The GPL worked with city staff and service providers to develop a set of standardized outcome and process metrics to support program evaluation during the course of contracts, thus providing the city with crucial information for making decisions about key programmatic, funding, and policy issues. These universal metrics will allow HSD to compare performance across programs and allow the department to monitor system-wide trends in performance, utilization, and need.

Step 2: Structure contract payments to encourage better data collection

Every service provider is contractually obligated to participate in the Homeless Management Information System (HMIS), a universal data management tool that, in theory, collects data from all providers and produces comprehensive information on the services delivered to homeless individuals and families. However, many service providers also have their own internal systems, and staff are frequently forced to double-enter client information, once in their internal system and then again in HMIS. A negative cycle had emerged: service providers did not enter complete data because they were pressed for time; HSD, in turn, did not regularly use HMIS data to make policy decisions because the data were incomplete, which reinforced providers’ assumption that they shouldn’t prioritize data completion.

With the GPL’s help, HSD implemented contracts that tie a small portion of payment to complete and timely data collection and submission. Not only are providers incentivized to measure and report on outcomes consistently, they are held accountable to delivering that information to HSD in a way that both parties can use in real time. The GPL helped streamline the data collection process, eliminate redundant information, and consolidate data into a single report that is accessible and easy to understand.

Step 3: Implement active contract management

HSD is relatively high-performing, strives to be data-driven, and seeks to implement forward-thinking initiatives. The department is one of the largest in the city with a budget of $142 million in 2016. HSD’s staff are dedicated to supporting high-quality services for some of Seattle’s most vulnerable populations. Staff work hard to complete routine contract management activities, such as fulfilling invoices, managing contract revisions, and preparing for audits. However, there are no consistent practices through which staff have the opportunity to review provider performance or to take steps to help improve program outcomes, such as by identifying and spreading best practices.

To address this, the city established a governance structure through which HSD staff will regularly review data with service providers to identify homelessness trends, discuss challenges of delivering effective services, and develop strategies to improve outcomes. Via monthly one-on-one check-ins and quarterly all-provider meetings, in addition to regular internal HSD meetings, the department is now able to troubleshoot program-specific issues, track and serve individual subpopulations, and create dynamic, responsive policies and strategies. A quick feedback loop further enables the department to identify issues, develop concrete actions to intervene, and follow up a month or a quarter later to review the impacts of its program and policy changes.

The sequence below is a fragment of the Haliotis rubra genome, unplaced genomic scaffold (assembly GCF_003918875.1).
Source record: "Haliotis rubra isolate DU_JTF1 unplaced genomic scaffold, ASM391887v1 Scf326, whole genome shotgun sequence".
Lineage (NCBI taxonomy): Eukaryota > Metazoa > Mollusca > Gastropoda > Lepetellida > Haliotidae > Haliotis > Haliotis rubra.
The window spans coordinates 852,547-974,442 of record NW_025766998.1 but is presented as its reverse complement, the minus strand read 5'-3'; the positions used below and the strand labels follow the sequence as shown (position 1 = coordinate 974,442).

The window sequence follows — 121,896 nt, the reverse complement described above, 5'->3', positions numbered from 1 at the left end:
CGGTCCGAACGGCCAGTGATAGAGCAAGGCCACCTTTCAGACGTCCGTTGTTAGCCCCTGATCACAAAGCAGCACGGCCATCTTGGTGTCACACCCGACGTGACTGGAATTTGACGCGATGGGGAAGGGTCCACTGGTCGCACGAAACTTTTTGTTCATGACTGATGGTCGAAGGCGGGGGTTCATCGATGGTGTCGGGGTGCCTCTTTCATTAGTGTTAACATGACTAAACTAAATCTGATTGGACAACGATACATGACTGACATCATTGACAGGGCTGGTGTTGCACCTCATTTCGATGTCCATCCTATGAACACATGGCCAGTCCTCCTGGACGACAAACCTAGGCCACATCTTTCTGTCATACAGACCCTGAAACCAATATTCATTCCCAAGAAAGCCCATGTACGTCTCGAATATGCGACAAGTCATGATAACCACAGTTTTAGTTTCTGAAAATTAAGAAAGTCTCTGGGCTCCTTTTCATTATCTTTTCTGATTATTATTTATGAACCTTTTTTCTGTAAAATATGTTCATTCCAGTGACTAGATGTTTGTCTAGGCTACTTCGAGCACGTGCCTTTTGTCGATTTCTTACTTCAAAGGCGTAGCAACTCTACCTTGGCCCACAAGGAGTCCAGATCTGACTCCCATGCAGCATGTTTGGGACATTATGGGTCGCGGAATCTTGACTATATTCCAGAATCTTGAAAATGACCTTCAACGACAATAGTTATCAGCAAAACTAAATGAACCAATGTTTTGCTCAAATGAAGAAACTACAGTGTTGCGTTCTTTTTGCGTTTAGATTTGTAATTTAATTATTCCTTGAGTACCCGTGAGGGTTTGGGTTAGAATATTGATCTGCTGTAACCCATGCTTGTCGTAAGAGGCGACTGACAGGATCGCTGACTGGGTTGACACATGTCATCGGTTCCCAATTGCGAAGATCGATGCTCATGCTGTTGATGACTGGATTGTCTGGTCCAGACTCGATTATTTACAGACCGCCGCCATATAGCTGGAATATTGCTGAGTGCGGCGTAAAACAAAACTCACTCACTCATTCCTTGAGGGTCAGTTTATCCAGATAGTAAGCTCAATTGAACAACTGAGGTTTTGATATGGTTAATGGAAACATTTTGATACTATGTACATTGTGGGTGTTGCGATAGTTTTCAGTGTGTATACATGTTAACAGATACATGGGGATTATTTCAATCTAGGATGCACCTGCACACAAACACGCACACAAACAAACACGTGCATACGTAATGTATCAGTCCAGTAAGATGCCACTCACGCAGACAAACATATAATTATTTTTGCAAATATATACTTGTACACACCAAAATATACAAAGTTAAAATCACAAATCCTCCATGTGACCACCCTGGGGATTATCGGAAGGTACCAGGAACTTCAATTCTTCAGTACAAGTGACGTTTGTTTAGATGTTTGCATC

Learning from Seattle’s experience

Like Seattle, many cities across America seek to maximize the impact of their limited resources and address major social problems via improved human services contracting. As the Seattle project demonstrates, however, RDC is about much more than just writing a good contract. To fully realize the potential of their contracted dollars, cities need to set up the necessary systems—clearly identifying goals, tracking performance, and meeting regularly with providers—to actively manage their contracts.

The City of Seattle and the GPL are hosting a convening on September 29, 2016, to discuss key aspects of this pilot project, including orienting contracting structures around desired outcomes, identify and building consensus on meaningful outcome metrics, and implementing active contract management using data. Staff from other WWC cities, including San Francisco, Anchorage, Tacoma, Bellevue, Portland, Denver, Gresham, Las Vegas, and Boston, are attending as well to learn about Seattle’s work, discuss their cities’ challenges with homelessness, and share about their own successful initiatives.

To learn more, please see the GPL’s policy brief about Seattle’s results-driven contracting project on homelessness.

Chrissie Grover-Roybal is a fellow with the Government Performance Lab and led the GPL’s work in Seattle.

The Government Performance Lab at the Harvard Kennedy School conducts research on how governments can improve the results they achieve for their citizens. An important part of this research model involves providing pro bono technical assistance to state and local governments. Through this hands-on involvement, the Government Performance Lab gains insights into the barriers that governments face and the solutions that can overcome these barriers.

Posted by Christina Grover-Roybal
Fellow, Government Performance Lab at the Harvard Kennedy School